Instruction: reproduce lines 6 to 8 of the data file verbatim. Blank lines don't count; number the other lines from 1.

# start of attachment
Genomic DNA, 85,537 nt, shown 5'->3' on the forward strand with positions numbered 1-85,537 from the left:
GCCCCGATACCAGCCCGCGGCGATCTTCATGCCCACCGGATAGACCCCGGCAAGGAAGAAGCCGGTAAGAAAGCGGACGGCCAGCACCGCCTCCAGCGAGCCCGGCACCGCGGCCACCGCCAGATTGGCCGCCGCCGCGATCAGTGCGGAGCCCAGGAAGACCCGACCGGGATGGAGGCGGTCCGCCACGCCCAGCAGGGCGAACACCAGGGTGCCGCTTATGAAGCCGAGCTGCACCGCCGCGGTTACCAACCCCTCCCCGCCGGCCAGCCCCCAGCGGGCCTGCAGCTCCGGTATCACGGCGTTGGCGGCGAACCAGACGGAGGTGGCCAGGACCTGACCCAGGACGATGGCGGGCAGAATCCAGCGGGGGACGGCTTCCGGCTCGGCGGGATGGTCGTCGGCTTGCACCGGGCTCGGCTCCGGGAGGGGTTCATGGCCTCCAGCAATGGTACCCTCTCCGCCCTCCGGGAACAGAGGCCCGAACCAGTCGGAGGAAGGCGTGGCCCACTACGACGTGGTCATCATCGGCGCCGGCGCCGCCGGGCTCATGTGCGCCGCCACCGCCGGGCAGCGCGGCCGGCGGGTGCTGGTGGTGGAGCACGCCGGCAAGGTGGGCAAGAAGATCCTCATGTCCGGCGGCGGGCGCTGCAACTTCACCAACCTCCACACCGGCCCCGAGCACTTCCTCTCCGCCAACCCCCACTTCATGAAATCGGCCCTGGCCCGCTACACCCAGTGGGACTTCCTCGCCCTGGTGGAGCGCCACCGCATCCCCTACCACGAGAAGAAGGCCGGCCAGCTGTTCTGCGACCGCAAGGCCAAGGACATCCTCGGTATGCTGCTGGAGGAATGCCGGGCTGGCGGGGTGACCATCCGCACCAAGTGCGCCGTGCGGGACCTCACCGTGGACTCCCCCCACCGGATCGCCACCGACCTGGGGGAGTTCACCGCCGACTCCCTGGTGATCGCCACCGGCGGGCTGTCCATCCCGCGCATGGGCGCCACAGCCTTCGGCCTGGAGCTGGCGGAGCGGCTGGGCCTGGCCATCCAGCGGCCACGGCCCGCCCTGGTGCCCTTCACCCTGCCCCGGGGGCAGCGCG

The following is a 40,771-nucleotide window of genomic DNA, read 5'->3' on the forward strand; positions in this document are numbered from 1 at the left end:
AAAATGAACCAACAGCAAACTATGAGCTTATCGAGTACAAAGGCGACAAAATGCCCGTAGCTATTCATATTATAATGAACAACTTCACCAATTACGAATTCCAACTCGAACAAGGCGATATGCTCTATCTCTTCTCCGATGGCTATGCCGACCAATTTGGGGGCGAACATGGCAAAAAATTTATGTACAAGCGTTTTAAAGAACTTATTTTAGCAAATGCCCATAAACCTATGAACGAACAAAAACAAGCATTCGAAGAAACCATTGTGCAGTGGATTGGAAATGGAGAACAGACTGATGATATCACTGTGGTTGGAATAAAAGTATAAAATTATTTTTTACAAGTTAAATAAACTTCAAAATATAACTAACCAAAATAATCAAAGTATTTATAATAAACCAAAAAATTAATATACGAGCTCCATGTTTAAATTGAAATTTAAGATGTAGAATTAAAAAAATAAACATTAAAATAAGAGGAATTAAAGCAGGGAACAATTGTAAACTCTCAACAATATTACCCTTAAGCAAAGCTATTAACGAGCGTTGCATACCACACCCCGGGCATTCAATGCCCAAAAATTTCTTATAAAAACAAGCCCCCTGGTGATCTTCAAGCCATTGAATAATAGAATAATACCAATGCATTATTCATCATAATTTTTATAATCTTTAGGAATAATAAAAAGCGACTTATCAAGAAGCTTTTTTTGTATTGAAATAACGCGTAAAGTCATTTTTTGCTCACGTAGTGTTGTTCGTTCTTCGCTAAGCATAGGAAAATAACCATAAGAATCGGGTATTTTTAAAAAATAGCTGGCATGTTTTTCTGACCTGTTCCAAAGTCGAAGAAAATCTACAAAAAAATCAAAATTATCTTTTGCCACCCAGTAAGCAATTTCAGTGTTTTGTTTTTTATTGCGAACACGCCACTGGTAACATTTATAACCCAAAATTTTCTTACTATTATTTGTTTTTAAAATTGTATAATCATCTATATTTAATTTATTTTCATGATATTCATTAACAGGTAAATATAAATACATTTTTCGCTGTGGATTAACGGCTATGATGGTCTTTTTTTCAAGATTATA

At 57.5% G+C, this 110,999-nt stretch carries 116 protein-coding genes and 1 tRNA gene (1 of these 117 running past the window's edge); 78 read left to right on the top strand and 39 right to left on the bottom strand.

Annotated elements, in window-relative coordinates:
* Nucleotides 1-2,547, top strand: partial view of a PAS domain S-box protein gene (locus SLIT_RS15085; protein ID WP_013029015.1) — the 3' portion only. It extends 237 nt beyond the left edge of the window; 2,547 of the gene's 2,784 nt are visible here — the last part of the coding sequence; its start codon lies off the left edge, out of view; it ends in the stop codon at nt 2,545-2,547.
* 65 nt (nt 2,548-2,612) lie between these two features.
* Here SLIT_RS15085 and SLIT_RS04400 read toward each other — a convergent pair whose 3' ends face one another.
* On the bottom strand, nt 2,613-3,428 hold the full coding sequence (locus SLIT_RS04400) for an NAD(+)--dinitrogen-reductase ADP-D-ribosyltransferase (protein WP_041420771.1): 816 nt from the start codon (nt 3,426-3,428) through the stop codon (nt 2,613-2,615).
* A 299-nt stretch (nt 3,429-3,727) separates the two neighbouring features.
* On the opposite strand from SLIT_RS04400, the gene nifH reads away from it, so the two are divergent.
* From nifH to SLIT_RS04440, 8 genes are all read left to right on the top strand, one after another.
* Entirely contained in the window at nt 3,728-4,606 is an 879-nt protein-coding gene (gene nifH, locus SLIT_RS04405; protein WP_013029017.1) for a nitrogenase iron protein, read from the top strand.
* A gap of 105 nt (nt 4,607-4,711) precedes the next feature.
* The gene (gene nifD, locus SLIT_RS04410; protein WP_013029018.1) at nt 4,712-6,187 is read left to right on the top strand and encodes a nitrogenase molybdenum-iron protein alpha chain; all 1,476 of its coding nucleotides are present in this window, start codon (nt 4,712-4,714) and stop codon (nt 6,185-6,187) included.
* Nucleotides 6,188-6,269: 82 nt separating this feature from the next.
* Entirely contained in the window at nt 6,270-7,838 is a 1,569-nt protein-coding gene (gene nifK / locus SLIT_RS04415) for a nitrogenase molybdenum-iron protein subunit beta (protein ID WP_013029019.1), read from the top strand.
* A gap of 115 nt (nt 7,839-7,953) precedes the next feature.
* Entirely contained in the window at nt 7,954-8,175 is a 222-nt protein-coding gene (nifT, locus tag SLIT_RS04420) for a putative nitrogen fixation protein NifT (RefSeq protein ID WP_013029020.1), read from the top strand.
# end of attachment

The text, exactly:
Annotated elements, in window-relative coordinates:
* Nucleotides 1-2,547, top strand: partial view of a PAS domain S-box protein gene (locus SLIT_RS15085; protein ID WP_013029015.1) — the 3' portion only. It extends 237 nt beyond the left edge of the window; 2,547 of the gene's 2,784 nt are visible here — the last part of the coding sequence; its start codon lies off the left edge, out of view; it ends in the stop codon at nt 2,545-2,547.
* 65 nt (nt 2,548-2,612) lie between these two features.